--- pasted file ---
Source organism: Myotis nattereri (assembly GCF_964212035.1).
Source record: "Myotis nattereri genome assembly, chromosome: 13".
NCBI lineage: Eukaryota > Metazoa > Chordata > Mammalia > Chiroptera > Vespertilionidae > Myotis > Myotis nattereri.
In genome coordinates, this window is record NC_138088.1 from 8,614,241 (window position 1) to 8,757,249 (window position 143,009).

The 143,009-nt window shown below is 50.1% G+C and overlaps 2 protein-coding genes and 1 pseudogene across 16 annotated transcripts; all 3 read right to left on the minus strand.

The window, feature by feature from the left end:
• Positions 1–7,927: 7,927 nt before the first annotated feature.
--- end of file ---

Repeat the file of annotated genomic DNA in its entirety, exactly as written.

Source organism: Myotis nattereri (assembly GCF_964212035.1).
Source record: "Myotis nattereri genome assembly, chromosome: 13".
NCBI lineage: Eukaryota > Metazoa > Chordata > Mammalia > Chiroptera > Vespertilionidae > Myotis > Myotis nattereri.
In genome coordinates, this window is record NC_138088.1 from 8,614,241 (window position 1) to 8,757,249 (window position 143,009).

The 143,009-nt window shown below is 50.1% G+C and overlaps 2 protein-coding genes and 1 pseudogene across 16 annotated transcripts; all 3 read right to left on the minus strand.

The window, feature by feature from the left end:
• Positions 1–7,927: 7,927 nt before the first annotated feature.